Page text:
Anyway. Another relevant thing to OP's question that comes to mind is that I've never even heard of a company with a dress code for anyone except salespeople, and even then it tends to be very relaxed - it's more like a suggestion to wear some pants instead of a 20 page document with a list of approved hairstyles.



  • @blek said:

    it's more like a suggestion to wear some pants instead of a 20 page document with a list of approved hairstyles.

    Hairstyle in accordance with socialist lifestyle of DPRK – 02:05
    — atiu88

    Let's trim our hair in accordance with the socialist lifestyle!


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    @blakeyrat said:

    Let's trim our hair in accordance with the socialist lifestyle!

    Well actually, we didn't have a specific list of approved hairstyles, but...



  • Dekuji ! for your comment! I'm not a EU-citizen so I would have to find a place that would support my visas and whatnot.

    So I guess it is better than South Korea.

    Could you tell me what you know about Kromeriz?

    Btw, how much would it be helpful to understand/learn Czech if I knew some Russian?


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    Není zač.

    Kroměříž - what exactly do you want to know? Do you want to know about living in there in general (which would imply you have a job offer from there)? Or do you want to know about programming jobs in the area? Your original question was about culture and conditions, and in a country this small there probably won't be any significant differences between geographical areas. Biggest differences will be between companies of various size and reach - a big corporation will have a different environment than a small 30 man shop.

    Regarding Russian - well, I suppose knowing any Slavic language can help at least a little bit. I have some Bulgarian and Russian friends (Bulgarian is much more closely related to Russian than it is to Czech) seemed to pick up Czech pretty fast. Though I'm not sure if their knowledge of a different Slavic language helped them more than hard studying, lessons and/or talent.

    Russian and Czech are from different subgroups of the Slavic language group (West vs. East Slavic). The only Russian word I know is "chuj", so I'm not really sure how much different they are exactly, but I think similarities are mostly in some shared or at least similar vocabulary; Russian grammar seems almost completely different to Czech.

    Also, Russian used to be the main foreign language taught at schools pre-1990, so people who went through elementary school during then will usually know at least a little bit. After that it got replaced by English (or sometimes German), so anyone under 40 is unlikely to know any Russian at all... but they'll probably know a bit of English.



  • Yeah, I guess whatever Russian I know will be of some help then.

    Sorry I wasn't specific enough.

    So how is living in general in Kromeriz, such as cost of living, safety, sending kids to school. Plus whatever you would like to tell me about is fine :smile:
    I see that it's not so far from Brno.

    Cheers


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    Right. Well, it's a nice. relatively small city - with all the usual advantages and disadvantages that comes with.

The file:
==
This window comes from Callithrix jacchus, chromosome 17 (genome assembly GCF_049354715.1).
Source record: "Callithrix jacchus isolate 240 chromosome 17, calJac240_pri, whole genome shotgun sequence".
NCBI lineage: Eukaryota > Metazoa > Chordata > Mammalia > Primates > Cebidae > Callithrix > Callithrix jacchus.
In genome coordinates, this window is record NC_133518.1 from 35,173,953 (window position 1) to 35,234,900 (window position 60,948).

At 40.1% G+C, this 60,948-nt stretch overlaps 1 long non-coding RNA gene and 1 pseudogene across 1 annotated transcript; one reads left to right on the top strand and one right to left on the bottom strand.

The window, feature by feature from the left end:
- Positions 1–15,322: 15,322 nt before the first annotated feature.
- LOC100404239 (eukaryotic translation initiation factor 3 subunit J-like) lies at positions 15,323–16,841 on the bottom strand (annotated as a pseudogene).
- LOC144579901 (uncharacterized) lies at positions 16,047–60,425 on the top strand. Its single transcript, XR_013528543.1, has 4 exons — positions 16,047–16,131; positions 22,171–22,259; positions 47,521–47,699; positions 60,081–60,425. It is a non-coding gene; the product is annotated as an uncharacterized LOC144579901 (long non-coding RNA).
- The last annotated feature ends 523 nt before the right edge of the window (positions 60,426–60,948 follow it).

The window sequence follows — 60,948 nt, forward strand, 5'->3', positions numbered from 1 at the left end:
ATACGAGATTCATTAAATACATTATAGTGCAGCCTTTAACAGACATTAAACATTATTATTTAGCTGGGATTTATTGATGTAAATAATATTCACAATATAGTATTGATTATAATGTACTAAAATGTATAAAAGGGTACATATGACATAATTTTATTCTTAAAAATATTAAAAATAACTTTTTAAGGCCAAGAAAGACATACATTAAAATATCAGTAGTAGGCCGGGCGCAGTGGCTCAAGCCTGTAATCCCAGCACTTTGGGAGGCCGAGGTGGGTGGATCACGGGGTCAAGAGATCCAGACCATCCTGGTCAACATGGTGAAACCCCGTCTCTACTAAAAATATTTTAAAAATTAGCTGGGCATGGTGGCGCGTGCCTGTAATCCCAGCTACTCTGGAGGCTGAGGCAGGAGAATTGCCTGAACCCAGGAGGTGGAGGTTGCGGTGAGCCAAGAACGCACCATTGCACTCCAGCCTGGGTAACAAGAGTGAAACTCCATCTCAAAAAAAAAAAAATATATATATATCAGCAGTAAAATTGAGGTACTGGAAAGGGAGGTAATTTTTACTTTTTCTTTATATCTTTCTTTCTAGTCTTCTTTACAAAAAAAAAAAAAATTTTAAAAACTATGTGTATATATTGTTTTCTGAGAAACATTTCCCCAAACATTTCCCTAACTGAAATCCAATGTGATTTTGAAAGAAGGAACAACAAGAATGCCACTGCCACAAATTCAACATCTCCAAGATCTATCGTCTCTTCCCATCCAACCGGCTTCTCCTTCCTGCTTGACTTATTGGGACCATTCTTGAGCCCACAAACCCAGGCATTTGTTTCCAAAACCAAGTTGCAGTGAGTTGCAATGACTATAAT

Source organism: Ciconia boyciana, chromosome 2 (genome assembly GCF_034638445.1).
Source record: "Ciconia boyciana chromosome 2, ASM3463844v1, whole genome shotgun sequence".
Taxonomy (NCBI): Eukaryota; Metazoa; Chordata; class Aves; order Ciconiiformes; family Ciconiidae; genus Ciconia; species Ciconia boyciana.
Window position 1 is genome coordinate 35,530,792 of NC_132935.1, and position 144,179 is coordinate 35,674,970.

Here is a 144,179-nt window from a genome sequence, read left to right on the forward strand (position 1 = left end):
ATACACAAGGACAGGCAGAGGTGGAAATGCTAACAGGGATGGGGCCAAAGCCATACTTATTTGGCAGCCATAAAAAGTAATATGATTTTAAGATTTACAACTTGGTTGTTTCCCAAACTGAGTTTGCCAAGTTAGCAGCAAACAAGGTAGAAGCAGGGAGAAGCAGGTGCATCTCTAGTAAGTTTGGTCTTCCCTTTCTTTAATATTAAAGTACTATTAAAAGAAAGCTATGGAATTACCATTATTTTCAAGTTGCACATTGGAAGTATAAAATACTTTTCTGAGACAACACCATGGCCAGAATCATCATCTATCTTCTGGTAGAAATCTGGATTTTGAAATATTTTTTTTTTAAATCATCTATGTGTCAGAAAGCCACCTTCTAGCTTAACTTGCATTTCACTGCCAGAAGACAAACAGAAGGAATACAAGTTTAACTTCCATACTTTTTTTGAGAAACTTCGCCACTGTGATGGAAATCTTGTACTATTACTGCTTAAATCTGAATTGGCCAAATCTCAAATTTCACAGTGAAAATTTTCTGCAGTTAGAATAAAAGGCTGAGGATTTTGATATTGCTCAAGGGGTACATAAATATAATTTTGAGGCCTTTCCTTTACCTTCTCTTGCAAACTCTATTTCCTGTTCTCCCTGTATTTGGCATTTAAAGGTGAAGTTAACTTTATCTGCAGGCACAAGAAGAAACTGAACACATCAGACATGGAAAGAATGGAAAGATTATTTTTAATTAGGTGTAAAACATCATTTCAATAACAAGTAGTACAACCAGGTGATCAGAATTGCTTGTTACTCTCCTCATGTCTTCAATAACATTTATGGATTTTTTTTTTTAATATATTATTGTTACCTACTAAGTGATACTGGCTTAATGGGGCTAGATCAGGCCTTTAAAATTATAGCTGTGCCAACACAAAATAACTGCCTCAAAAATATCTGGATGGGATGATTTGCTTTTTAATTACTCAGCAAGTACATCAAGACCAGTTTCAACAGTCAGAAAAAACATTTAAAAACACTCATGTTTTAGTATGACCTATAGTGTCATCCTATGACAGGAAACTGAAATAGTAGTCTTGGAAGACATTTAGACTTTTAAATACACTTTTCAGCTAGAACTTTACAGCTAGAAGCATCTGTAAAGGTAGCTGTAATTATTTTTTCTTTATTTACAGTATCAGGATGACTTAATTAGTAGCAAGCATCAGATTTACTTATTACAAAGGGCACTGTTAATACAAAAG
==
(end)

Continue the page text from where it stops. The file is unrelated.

Advantages - traffic isn't too bad, cost of living is pretty good - especially housing costs, those tend to take a hefty chunk of your paycheck in bigger cities, especially Prague. It's not uncommon for people to spend >50% of their paycheck after taxes on rent or mortgage + bills. It's a fairly... "cultured" city, you could say - you won't die of boredom, there's enough cinemas, theatres, museums, concerts, that kind of thing. It's not the kind of place where all you can do is drink the same shitty kind of beer every night, is what I'm saying.

    There are a lot of sights to see, too, Kroměříž has a really nice historical center - but that gets old fast when you actually live there. And yeah, it's not too far from Brno :smile:. That's supposed to be a "smile"?

    Here's the city's official tourist portal in English (with a bigass Flash element at the top... ugh). It should give you some idea about what is there to do, even though it's aimed at tourists, not necessarily people looking to move there. http://www.kromeriz.eu/en/

    Safety isn't a concern - it really isn't anywhere in CZ; there are some, uh, unpleasant areas in larger cities, but it's nothing like ghettos I keep hearing about from American shows where you'll get shot if you accidentally wander in. In general, this whole country is the capital of "I don't give a fuck" (seriously, everyone who moves here says that), and most people are too... relaxed, I guess, for violent crime. Not for corruption, though - but I guess it's better than the other way around.

    Disadvantages: Well, again, it's a fairly small city, so even though it offers choices of entertainment, schools, etc., they're bound to be more limited than if you were living in Prague. Also, public transport probably won't be as good as it is in Brno or Prague.

    (By the way, I expected internet providers to be really limited, too, but it seems that most if not all of Kroměříž actually gets a much better selection than I do in Brno... someone offers 40mbps in both directions for 336 CZK per month while I pay like 500 for 30 down/10 up and alternatives are even worse. Fuck me.)